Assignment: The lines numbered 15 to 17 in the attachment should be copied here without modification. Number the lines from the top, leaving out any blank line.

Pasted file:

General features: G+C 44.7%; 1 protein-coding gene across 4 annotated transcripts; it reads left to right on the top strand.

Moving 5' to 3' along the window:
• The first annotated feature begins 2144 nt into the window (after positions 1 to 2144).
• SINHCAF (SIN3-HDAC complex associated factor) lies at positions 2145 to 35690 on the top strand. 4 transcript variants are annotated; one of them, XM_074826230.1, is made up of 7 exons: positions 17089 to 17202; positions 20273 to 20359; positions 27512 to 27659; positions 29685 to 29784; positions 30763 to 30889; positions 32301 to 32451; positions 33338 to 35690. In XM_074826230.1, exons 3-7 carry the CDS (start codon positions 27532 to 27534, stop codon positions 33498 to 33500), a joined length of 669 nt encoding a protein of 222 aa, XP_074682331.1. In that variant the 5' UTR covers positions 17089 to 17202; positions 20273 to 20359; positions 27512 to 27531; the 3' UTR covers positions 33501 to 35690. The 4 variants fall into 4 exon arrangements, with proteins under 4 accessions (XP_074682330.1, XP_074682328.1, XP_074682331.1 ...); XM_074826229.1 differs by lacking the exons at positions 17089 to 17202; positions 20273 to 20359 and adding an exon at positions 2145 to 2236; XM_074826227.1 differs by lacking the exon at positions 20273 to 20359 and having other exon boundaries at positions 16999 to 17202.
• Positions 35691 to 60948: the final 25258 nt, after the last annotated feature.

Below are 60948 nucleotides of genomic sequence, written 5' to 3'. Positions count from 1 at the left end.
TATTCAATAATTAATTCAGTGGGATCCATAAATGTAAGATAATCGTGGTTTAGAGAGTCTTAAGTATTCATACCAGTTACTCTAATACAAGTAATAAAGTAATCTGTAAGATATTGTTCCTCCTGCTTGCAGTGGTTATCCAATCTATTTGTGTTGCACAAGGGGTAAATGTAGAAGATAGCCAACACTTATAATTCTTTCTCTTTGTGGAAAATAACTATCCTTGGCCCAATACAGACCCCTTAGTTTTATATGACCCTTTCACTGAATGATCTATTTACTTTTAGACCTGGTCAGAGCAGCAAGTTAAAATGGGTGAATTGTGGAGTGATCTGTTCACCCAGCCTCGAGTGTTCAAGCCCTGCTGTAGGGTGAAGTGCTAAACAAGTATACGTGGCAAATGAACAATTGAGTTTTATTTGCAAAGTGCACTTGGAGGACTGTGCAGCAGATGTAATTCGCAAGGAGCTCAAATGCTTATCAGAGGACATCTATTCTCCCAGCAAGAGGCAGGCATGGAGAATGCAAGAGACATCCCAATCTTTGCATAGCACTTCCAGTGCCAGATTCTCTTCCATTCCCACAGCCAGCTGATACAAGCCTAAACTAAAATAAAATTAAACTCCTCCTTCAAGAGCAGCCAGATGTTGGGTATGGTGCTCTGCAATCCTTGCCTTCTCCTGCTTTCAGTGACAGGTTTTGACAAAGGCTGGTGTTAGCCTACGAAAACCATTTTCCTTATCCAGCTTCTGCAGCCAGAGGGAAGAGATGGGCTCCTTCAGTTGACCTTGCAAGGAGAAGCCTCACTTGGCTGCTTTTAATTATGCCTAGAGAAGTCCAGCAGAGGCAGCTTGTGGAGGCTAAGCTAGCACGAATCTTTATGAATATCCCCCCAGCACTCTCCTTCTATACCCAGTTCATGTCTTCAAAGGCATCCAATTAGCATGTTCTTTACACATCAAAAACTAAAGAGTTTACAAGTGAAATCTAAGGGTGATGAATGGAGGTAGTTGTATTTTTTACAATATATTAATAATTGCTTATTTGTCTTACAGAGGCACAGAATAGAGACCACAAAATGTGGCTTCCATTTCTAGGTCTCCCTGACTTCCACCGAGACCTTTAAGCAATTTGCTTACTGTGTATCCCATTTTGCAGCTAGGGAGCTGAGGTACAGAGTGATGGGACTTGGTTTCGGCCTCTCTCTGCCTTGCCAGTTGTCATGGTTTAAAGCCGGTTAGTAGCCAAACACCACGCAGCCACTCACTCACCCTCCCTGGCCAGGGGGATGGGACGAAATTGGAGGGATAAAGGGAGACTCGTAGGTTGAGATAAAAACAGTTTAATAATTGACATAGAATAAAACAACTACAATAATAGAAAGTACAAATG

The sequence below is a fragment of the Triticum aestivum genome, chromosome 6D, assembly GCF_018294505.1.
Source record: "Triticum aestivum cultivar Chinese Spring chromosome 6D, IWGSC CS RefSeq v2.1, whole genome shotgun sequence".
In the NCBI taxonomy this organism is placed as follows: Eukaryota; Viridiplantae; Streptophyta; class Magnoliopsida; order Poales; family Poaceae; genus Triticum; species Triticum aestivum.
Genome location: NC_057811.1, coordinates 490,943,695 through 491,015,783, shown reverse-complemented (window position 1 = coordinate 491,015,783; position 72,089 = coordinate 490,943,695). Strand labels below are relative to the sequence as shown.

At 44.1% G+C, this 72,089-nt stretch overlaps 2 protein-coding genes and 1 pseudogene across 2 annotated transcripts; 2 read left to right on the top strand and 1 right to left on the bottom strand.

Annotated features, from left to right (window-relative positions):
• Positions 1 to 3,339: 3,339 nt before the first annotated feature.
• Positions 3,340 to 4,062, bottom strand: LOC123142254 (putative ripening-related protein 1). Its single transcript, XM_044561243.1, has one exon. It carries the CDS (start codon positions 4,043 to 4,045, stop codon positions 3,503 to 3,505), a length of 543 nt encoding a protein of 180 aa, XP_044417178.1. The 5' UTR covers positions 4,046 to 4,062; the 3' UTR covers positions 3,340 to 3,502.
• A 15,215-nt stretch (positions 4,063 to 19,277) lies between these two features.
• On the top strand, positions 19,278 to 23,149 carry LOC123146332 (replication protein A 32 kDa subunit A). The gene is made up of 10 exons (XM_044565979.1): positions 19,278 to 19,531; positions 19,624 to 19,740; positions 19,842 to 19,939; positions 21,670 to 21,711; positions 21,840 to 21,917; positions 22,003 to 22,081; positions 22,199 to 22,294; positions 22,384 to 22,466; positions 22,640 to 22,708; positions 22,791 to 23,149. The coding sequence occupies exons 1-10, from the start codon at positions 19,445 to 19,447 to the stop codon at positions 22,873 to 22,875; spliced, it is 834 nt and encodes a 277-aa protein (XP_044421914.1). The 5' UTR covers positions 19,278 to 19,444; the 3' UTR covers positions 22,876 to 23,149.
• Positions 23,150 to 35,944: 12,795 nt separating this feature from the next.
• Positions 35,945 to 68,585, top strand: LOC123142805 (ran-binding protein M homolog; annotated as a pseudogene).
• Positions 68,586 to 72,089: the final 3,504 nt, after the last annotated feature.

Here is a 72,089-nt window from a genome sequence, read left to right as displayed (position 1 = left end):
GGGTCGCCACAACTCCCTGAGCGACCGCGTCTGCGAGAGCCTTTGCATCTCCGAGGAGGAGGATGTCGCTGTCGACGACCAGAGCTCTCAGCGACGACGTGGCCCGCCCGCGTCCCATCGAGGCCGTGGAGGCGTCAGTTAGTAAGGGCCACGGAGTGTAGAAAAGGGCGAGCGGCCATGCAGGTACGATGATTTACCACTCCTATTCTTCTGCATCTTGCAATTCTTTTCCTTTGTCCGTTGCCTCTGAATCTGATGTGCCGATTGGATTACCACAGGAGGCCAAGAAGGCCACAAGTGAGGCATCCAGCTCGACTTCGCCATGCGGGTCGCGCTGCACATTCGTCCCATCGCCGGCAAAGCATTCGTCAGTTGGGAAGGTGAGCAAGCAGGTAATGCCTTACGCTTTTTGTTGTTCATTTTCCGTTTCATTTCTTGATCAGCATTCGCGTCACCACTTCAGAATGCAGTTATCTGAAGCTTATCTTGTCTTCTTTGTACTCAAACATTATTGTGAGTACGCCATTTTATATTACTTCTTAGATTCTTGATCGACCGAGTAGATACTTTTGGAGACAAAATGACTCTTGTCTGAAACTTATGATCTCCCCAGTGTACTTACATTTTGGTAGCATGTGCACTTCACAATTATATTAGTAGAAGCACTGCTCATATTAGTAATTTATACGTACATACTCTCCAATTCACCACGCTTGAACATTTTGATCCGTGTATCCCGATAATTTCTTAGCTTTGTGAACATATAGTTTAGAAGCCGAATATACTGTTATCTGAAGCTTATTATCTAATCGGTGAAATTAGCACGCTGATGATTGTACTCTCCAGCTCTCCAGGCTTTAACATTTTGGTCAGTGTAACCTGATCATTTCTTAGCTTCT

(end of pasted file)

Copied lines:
• Positions 3,340 to 4,062, bottom strand: LOC123142254 (putative ripening-related protein 1). Its single transcript, XM_044561243.1, has one exon. It carries the CDS (start codon positions 4,043 to 4,045, stop codon positions 3,503 to 3,505), a length of 543 nt encoding a protein of 180 aa, XP_044417178.1. The 5' UTR covers positions 4,046 to 4,062; the 3' UTR covers positions 3,340 to 3,502.
• A 15,215-nt stretch (positions 4,063 to 19,277) lies between these two features.
• On the top strand, positions 19,278 to 23,149 carry LOC123146332 (replication protein A 32 kDa subunit A). The gene is made up of 10 exons (XM_044565979.1): positions 19,278 to 19,531; positions 19,624 to 19,740; positions 19,842 to 19,939; positions 21,670 to 21,711; positions 21,840 to 21,917; positions 22,003 to 22,081; positions 22,199 to 22,294; positions 22,384 to 22,466; positions 22,640 to 22,708; positions 22,791 to 23,149. The coding sequence occupies exons 1-10, from the start codon at positions 19,445 to 19,447 to the stop codon at positions 22,873 to 22,875; spliced, it is 834 nt and encodes a 277-aa protein (XP_044421914.1). The 5' UTR covers positions 19,278 to 19,444; the 3' UTR covers positions 22,876 to 23,149.